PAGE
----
Diffraction profiles of the analyzed samples and results from the Rietveld refinement of XRPD data are given as Supplementary Material in Figure S1 and Table S4, respectively. The Rietveld refinement was performed by taking into account polymorphs of each clinker mineral phase. The starting structural parameters were taken for cubic C3A from Reference [54], for C2S-γ from Reference [55], for C2S-β from Reference [56], for monoclinic C3S from References [57] and [58], for triclinic C3S from Reference [59], for C4AF from Reference [60], for ghelenite from Reference [61], for CaO from Reference [62], and for Ca(OH)2 from Reference [52]. Since the analysis of polymorphs abundance was not an objective of the present work, polymorphs of the same phase were summed up by giving the total abundance of the mineral. With regard to the free lime, since CaO is a strong hydrophilic material, we considered Ca(OH)2 as a secondary product coming from the CaO hydration at ambient conditions. Thus, CaO and Ca(OH)2 were summed up by giving the total amount of free lime after clinker burning.
Results from the Rietveld refinement of XRPD data (Table S4 as Supplementary Material) showed that no correlation of the amorphous content is observed neither with experimental temperatures nor with the nano-Ca(OH)2 addition. The spread distribution of the amorphous content might be due to the quenching rate, likely being the amorphous formation very sensitive to this parameter. Thus, further effort is needed to check for the amorphous formation conditions and to set up an experimental procedure suitable to study the amorphous content behavior as a function of clinker burning T and nano-material addition. For these reasons, data were treated in the present work without considering the amorphous content and they were normalized to the crystalline portion of the samples (Table 3).
In Figure 8a, samples nPC1350dA, nPC1350dB, and nPC1350dC are shown. The three samples are different portions of the same run product (nPC1350d). A very good overlapping of the three data distributions confirms the homogeneity within the clinker samples. Data from the three repeated experiments were then averaged. Checking for the reproducibility of the experimental set up, two different portions of the same raw mixture were fired at the same conditions for PC1250c and nPC1250d. The obtained clinkers PC1250c and PC1250c_2 were compared (Figure 8b) as well as nPC1250d and nPC1250d_2 (Figure 8c). Again, a very good reproducibility is shown, so the data from the previously mentioned repetitions were averaged in pair.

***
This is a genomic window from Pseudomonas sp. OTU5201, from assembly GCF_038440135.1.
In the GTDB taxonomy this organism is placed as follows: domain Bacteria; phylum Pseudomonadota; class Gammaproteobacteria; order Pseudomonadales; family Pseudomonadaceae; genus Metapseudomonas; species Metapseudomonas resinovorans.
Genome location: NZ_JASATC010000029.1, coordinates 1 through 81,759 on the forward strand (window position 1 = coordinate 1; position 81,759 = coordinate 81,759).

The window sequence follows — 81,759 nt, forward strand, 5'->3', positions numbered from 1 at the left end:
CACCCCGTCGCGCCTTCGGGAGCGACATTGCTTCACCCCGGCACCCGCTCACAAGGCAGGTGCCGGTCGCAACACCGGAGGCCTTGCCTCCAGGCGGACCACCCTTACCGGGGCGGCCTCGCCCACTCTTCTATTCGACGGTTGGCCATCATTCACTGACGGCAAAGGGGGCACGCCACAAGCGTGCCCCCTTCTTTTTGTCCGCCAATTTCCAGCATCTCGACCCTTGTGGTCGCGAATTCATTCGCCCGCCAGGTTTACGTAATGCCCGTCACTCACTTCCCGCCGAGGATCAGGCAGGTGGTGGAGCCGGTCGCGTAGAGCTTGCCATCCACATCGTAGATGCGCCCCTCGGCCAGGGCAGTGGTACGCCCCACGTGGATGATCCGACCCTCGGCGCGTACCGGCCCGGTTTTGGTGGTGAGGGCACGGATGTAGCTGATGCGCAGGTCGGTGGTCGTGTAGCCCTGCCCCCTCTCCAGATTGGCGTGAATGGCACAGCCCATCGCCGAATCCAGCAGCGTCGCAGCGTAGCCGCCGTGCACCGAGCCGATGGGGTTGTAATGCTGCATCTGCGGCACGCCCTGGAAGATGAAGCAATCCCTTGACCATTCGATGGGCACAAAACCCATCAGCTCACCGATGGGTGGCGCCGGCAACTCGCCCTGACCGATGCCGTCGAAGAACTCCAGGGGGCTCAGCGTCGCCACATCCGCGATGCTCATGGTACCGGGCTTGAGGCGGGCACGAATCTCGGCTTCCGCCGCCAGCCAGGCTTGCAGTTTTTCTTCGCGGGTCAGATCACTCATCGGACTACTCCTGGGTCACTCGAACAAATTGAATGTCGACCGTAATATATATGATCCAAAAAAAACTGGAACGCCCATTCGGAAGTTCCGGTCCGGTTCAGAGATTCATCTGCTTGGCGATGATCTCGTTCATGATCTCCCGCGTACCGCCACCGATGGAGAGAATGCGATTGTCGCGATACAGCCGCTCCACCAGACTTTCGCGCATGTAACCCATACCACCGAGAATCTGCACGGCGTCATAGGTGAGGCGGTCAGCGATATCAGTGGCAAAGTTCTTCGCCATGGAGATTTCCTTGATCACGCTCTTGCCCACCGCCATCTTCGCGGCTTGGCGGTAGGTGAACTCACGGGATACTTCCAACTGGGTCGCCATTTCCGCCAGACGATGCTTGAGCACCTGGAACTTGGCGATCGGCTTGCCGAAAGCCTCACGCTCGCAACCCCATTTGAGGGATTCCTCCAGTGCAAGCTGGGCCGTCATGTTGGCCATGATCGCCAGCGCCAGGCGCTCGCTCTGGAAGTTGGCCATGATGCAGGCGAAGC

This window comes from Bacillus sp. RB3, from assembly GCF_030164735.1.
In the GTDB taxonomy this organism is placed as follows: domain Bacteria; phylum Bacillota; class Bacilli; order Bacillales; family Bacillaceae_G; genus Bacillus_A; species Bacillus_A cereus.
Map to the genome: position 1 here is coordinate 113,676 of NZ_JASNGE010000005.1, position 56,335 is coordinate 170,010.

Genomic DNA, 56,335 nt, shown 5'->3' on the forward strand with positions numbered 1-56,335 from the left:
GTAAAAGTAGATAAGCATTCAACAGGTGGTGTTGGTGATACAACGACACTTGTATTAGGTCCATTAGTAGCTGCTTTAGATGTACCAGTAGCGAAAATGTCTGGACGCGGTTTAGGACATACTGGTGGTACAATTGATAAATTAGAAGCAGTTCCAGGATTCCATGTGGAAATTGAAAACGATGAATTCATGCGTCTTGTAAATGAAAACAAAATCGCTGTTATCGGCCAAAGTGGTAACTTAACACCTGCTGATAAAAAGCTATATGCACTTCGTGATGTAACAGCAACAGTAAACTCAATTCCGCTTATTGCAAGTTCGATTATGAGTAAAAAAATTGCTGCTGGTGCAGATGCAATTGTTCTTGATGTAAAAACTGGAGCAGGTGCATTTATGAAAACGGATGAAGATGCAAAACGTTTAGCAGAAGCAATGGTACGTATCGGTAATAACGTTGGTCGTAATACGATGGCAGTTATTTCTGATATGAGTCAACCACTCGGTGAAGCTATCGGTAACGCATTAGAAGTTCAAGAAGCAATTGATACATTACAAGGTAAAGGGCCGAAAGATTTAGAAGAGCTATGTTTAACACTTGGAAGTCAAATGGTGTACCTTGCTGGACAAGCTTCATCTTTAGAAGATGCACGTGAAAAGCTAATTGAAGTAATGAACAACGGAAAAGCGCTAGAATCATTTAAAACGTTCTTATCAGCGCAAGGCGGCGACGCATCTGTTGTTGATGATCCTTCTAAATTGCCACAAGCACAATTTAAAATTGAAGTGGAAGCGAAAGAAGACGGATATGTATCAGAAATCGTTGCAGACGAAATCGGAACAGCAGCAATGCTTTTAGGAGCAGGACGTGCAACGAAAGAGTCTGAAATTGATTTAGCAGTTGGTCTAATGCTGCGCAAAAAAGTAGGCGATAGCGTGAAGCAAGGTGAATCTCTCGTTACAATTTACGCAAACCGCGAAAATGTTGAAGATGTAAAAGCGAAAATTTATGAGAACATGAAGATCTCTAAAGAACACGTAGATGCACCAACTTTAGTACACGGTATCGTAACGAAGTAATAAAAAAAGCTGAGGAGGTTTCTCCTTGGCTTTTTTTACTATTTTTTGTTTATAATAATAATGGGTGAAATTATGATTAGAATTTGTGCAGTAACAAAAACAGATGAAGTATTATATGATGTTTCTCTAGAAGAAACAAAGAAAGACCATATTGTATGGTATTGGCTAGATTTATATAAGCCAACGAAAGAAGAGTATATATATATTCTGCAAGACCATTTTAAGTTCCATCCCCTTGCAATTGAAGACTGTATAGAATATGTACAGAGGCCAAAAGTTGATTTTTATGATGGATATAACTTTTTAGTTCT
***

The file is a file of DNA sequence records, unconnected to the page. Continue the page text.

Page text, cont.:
4. Discussion

The 2D FE-SEM study of the porosity features of the synthesized clinkers showed a decrease in the total porosity fraction of the clinkers produced by nano-Ca(OH)2. The same observation was made by the X-ray µ-CT analyses for the clinker burned at 1350 °C, which has values for the total porosity fraction of 0.23 and 0.16 for PC1350c and nPC1350d, respectively. Concerning the clinkers burned at 1450 °C, the tomographic analysis showed that PC1450c and nPC1450d have close values of total porosity fraction being 0.20 and 0.24, by volume, respectively.
In order to discriminate possible microstructural differences in the clinkers, a pore size distribution analysis was performed. Since the analyzed clinker volumes were not the same in the four samples, data were normalized to the total number of pores for each sample. Results are given in Figure 9. In the normalized pore size distribution of both nano-added clinkers and standard Portland clinkers, two main modal distributions were observed: the first group with tiny porosity (hereafter “tiny porosity”) was characterized by a modal volume that corresponds to the class 3 × 10−6 mm3. The second group with modal volume lied in the class 2 × 10−5 mm3 (hereafter “large porosity”). Nonetheless, the similarity in the modal distribution of the analyzed samples at each temperature, showed intriguing differences when nano-Ca(OH)2 was used. In fact, the nano-added clinkers have higher frequencies in the “tiny porosity” range with respect to the standard Portland clinkers, particularly for the class 3.0 × 10−6 mm3 (Figure 9). The “large porosity”, on the contrary, showed the opposite behavior, by decreasing in the nano-added clinkers even if its variation is less evident than the “tiny porosity” increase.